University officials stand by decision to digitally remove symbol of Christian cross off students
Officials at Louisiana State University defended their decision on Thursday to publish a photo in which they removed symbols of the Christian cross worn by students at Saturday’s football game.
The doctored photo, which appeared in an e-mail about the LSU vs. South Carolina game, featured a group of students known as “The Painted Posse,” who paint their bodies with LSU school colors and small crosses for every home game.
The students, who are Christians, were shocked to see the photo which appeared to be otherwise untouched.
“I was a bit surprised, because our pictures get used so frequently, and the cross had never been edited before,” said Posse member Cameron Cooke in an interview with Campus Reform.
“The cross painting is important to me because it represents who I am as a Christ follower,” Cooke added, “and it reminds me who I need to act like in Death Valley.”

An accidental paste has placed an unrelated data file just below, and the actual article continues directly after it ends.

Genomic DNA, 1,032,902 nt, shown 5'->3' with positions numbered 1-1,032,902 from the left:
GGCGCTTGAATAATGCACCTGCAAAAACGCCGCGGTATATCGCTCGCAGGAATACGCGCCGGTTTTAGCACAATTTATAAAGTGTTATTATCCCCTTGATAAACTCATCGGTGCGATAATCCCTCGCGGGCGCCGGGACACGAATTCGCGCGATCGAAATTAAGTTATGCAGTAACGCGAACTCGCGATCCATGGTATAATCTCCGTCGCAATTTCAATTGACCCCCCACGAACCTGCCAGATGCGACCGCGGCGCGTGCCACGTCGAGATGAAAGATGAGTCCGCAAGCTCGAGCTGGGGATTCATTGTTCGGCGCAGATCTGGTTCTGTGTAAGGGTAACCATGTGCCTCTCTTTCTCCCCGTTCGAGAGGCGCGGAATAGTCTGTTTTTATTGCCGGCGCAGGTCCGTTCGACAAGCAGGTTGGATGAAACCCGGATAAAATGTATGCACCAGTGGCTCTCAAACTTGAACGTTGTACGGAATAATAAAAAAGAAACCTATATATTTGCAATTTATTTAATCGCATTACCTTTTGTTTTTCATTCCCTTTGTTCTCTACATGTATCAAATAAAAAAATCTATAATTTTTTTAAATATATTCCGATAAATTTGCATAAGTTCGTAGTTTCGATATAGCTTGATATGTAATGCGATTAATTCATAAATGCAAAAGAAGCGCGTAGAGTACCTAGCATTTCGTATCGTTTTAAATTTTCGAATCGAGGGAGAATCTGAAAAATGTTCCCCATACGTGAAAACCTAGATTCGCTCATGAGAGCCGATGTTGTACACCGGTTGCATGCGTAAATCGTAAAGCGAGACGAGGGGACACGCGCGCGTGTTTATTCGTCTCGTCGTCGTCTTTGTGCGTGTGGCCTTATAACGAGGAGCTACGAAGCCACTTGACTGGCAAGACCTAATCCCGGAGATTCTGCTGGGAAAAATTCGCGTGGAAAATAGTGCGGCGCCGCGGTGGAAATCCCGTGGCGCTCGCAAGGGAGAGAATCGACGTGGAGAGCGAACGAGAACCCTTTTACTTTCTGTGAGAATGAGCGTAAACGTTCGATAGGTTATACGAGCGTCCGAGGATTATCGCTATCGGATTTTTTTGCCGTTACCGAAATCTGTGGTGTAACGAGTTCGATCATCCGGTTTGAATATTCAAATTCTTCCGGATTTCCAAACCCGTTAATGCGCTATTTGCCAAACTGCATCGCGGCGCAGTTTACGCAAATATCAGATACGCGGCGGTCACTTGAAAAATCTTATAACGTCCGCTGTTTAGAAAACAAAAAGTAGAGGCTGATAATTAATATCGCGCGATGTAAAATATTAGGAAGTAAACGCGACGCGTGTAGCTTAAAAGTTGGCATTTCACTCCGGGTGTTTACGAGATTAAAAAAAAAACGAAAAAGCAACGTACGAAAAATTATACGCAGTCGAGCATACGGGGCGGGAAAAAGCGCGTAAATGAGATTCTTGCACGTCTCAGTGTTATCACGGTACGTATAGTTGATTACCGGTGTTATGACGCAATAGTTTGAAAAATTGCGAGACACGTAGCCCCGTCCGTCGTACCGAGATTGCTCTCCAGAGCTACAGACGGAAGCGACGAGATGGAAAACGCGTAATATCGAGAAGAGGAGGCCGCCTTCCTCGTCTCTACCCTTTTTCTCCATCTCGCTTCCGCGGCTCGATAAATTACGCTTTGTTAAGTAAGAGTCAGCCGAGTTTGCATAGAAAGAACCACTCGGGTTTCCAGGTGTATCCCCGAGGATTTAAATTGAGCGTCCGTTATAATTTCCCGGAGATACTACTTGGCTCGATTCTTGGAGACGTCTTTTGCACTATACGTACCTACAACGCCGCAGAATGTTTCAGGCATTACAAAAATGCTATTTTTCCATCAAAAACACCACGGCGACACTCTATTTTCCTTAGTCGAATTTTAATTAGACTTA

But in a separate interview with Campus Reform on Thursday, Vice Chancellor for Communications Herb Vincent acknowledge the school had altered the image to prevent other students from being offended.
“LSU Athletics attempts not to imply any particular religious or political message in any of its correspondence with fans,” said Vincent. “Thus the crosses were edited out of the photos.”
Vincent also said the university was within its rights to edit the photo and claimed that it routinely edits photos before publication.
Regardless Vincent said the university will avoid using similar photos in the future to avoid controversy.
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The image of the students with the Christian cross, before it was digitally removed by school officials (below):
The remastered image of the students, after school officials digitally removed the Christian cross (below):